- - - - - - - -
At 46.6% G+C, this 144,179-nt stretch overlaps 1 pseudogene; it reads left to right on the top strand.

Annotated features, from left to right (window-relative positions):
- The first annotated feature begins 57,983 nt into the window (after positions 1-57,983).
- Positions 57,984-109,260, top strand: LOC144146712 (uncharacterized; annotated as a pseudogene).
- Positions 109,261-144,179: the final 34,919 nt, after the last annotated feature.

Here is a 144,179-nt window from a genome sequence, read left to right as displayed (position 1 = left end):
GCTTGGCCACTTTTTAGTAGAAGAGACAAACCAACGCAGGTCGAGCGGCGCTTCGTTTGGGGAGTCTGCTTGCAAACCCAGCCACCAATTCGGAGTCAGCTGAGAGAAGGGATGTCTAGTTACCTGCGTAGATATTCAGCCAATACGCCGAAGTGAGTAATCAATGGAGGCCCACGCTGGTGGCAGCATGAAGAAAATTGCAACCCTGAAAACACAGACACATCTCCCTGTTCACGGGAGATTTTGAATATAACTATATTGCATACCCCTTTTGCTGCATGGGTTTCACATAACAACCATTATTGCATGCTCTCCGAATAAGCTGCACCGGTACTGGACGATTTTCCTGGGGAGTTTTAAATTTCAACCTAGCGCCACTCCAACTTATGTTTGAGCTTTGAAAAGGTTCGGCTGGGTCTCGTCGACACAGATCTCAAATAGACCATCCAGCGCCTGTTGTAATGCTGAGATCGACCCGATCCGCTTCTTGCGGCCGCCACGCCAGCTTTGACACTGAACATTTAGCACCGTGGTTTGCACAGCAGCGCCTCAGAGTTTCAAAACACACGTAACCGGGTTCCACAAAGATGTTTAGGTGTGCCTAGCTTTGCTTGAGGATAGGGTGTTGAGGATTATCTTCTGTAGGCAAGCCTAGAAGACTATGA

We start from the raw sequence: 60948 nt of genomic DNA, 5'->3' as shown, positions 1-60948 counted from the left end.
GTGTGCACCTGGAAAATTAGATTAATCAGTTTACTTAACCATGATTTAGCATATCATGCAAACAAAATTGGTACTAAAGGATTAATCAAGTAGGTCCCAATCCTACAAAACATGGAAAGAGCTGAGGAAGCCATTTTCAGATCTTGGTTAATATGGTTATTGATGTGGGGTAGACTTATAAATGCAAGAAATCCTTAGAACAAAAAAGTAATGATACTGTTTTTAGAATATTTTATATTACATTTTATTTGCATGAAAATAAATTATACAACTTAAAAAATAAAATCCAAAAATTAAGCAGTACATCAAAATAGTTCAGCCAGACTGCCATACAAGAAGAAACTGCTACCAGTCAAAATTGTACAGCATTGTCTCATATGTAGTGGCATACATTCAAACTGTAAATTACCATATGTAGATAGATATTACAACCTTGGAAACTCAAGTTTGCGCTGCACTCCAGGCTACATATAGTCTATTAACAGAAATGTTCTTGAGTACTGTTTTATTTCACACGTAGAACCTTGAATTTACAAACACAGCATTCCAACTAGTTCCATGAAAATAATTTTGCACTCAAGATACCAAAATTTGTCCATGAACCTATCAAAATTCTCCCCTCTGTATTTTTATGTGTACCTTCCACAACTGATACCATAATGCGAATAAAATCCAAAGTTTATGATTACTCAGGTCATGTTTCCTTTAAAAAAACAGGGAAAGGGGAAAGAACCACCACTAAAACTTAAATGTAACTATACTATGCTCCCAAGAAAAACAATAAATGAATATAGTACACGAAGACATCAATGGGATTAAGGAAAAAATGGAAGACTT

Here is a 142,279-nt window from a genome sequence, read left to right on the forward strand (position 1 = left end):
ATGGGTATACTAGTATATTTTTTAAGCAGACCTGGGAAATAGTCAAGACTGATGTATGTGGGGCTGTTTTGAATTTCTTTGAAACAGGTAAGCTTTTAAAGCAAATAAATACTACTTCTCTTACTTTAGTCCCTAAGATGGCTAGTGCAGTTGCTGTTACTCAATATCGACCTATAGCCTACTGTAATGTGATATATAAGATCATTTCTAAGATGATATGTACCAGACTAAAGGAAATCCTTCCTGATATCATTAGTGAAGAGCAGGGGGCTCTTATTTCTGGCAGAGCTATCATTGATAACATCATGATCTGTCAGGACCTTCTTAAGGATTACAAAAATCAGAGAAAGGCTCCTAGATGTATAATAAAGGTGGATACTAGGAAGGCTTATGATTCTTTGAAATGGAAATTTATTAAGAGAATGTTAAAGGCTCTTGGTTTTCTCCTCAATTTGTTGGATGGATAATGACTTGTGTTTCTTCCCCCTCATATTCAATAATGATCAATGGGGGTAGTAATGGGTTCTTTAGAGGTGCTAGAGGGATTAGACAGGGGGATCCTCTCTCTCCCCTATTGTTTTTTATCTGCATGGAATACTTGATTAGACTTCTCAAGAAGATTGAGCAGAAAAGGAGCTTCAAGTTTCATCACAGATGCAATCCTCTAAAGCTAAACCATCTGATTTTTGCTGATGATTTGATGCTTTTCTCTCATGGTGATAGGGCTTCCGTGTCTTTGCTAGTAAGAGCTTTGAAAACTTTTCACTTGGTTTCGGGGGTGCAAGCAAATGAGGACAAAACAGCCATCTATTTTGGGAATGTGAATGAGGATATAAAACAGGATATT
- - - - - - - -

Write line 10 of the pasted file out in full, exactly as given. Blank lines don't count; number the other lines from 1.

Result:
Here is a 142,279-nt window from a genome sequence, read left to right on the forward strand (position 1 = left end):